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Kansas Proposes Work Requirement in New Version of Medicaid

TOPEKA, Kan. (AP) — Kansas officials are proposing a new version of the state's privatized Medicaid program that would require about 12,000 adults to work. The proposal was unveiled Friday as the state considers changes to a program that serves more than 400,000 residents. The Wichita Eagle reports Kansas currently has no work requirement for Medicaid recipients and it would be the first state in the country to do so. Governor Sam Brownback's administration says requiring some people to work will improve their lives. Officials note that of the 12,000 people that would be affected, most already are required to work because they receive welfare assistance. Advocates for Medicaid recipients say work requirements are illegal and were not allowed before President Donald Trump's administration. The proposal must be approved by the federal government.

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Experts: Kansas Depends on Immigrant Labor, Foreign Trade

LAWRENCE, Kan. (AP) — Experts are saying the Kansas economy is heavily dependent on global free trade and immigrant labor at a time when both are considered charged political issues in the U.S. The Lawrence Journal-World reports that the University of Kansas' Institute for Policy and Social Research sponsored the annual Kansas Economic Policy Conference on Thursday. Alexandre Skiba is a former economics professor at the university and spoke at the conference. He says the dependence on immigrant labor and foreign trade is especially true in rural western Kansas, where the meatpacking industry depends on immigrant labor and the entire agriculture industry generally depends on access to foreign markets. Olathe-based Garmin International official Laurie Minard says the current U.S. political climate is hard on her business that's dependent on access to an international workforce.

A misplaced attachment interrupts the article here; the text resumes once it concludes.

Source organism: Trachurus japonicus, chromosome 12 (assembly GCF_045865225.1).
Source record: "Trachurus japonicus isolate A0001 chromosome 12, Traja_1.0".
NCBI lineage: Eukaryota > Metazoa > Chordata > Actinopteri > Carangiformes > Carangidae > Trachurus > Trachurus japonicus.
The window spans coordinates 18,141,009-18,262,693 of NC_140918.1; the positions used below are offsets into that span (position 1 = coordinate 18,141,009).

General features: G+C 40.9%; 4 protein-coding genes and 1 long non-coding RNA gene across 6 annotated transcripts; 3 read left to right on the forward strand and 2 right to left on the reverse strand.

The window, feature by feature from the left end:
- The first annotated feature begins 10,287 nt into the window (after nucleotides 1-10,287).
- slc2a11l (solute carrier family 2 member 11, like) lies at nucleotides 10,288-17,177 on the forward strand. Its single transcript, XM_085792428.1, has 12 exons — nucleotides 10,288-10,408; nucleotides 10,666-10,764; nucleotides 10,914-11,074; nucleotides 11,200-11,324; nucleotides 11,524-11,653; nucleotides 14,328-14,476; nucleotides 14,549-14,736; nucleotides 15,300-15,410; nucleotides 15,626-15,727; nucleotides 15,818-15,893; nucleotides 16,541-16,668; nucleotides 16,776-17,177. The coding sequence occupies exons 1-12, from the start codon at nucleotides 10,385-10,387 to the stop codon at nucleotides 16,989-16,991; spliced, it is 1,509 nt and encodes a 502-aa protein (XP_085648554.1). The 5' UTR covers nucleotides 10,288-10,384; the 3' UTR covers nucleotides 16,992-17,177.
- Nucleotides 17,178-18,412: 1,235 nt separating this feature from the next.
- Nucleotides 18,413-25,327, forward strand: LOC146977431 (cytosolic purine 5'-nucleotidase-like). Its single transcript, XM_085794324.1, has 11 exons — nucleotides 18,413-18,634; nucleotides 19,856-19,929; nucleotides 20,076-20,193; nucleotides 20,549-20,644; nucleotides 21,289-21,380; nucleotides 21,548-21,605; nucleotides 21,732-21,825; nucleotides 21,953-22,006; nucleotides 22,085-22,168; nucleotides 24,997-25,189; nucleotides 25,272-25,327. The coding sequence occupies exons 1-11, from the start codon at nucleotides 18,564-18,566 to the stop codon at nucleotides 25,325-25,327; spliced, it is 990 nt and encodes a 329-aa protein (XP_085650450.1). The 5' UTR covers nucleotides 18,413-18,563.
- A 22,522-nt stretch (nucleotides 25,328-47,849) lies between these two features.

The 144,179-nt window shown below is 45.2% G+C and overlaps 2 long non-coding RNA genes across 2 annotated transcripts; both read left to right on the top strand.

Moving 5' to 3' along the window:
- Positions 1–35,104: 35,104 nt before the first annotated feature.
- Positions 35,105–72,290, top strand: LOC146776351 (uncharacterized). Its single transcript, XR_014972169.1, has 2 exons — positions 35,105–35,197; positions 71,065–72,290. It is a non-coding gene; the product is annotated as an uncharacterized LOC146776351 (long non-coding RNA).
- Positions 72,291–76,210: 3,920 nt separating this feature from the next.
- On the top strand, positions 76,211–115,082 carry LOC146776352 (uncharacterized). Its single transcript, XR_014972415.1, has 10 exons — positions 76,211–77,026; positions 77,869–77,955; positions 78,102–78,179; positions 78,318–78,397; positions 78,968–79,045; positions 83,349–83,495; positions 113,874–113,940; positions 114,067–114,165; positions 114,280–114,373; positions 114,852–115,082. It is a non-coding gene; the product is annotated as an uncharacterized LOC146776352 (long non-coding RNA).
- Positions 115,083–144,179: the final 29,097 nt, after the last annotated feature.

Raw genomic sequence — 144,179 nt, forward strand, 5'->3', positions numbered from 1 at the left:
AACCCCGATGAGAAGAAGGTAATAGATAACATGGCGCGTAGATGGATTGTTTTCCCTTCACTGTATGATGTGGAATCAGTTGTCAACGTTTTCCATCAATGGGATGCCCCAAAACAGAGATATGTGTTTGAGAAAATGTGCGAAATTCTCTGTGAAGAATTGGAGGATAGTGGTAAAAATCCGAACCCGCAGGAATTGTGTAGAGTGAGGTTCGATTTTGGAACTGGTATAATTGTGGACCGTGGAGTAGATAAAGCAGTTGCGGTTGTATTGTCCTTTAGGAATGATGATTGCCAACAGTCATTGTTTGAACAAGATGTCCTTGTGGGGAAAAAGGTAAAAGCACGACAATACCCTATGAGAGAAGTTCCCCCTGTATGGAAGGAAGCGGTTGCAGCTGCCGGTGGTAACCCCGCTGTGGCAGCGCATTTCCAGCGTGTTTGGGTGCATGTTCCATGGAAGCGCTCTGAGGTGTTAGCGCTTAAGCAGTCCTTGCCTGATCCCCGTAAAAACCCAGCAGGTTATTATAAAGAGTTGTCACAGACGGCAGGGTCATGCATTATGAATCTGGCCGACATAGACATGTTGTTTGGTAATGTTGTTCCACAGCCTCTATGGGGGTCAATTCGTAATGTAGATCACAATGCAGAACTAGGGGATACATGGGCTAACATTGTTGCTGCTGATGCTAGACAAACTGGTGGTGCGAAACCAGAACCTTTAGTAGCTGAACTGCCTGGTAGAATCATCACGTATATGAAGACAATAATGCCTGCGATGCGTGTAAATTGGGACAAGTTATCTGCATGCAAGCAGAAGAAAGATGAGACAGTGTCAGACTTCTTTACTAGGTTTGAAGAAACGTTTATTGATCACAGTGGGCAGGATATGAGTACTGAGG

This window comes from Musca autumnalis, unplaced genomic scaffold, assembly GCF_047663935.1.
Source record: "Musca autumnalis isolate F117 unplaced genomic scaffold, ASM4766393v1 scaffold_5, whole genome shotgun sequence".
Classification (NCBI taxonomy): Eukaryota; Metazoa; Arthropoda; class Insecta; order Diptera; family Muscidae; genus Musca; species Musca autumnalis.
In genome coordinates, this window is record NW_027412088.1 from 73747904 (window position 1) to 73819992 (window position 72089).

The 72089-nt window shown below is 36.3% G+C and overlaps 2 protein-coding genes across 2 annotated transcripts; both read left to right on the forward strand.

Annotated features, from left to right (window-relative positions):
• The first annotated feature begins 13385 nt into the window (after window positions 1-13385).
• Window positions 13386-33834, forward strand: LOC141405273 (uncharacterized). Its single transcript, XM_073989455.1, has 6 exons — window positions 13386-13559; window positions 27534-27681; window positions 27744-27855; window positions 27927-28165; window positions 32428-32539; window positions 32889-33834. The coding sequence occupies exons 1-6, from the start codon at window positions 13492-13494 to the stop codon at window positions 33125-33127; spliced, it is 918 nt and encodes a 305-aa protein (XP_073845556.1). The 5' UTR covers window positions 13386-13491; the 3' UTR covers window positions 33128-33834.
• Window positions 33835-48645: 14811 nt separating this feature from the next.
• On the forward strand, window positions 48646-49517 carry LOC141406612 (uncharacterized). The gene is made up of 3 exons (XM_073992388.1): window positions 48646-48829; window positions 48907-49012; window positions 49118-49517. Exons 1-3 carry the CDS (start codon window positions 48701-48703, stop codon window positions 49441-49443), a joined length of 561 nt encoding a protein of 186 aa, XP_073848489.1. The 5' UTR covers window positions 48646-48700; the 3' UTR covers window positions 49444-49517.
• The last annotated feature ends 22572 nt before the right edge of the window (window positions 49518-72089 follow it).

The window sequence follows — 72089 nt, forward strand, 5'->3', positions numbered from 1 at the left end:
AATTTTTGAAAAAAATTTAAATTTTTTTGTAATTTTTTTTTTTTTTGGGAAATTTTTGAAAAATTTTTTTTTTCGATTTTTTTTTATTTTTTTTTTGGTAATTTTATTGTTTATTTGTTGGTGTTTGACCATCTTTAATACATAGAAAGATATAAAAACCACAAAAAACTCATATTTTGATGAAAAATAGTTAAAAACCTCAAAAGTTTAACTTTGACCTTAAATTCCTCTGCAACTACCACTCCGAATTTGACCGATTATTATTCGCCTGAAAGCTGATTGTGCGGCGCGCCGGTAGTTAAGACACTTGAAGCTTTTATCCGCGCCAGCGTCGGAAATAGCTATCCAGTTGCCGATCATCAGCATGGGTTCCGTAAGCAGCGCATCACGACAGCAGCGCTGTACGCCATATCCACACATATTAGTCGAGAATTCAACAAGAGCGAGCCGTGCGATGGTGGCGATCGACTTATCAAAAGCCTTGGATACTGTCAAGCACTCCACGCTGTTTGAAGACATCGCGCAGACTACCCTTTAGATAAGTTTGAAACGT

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Baker University Gift Seeks to Attract Low-Income Students

BALDWIN CITY, Kan. (AP) — Baker University officials say a $1 million gift will provide scholarships for low-income students. Bob Carr, CEO and president of the Give Something Back Foundation, announced the gift last week. The Lawrence Journal-World reports the foundation has already given $1 million to Wichita State University and $500,000 each to Kansas State and Pittsburg universities. The money will provide scholarships to at-risk students from low-income families, those with an incarcerated parent or those eligible for Pell Grants. Eighth-graders who would qualify will be identified this year and will be paired next year with mentors and offered internships through their high school years. If they maintain at least a 3.0 GPA in high school and take college prep courses, they will be eligible for scholarships covering tuition, fees, and room and board.

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Fifth Teen Enters Crowded Race for Kansas Governor

HUTCHINSON, Kan. (AP) — A fifth teenage boy has launched a campaign for governor and entered a field of 19 candidates. The Hutchinson News reports that 16-year-old Joseph Tutera Jr. of Mission Hills is running as a Republican. He appointed his father as his campaign treasurer this week to take a step required for him to legally collect contributions. Kansas has no minimum age for gubernatorial candidates. So far, twelve Republicans, six Democrats and one independent have launched campaigns. Tutera is sophomore class president at the private, Catholic, all-boys Rockhurst High School in Kansas City, Missouri. 17-year-old Rockhurst senior Dominic Scavuzzo is seeking the GOP nomination, too. The Republican candidates also include 17-year-olds Ethan Randleas of Wichita and Tyler Ruzich of Prairie Village. 16-year-old Jack Bergeson of Wichita is running as a Democrat.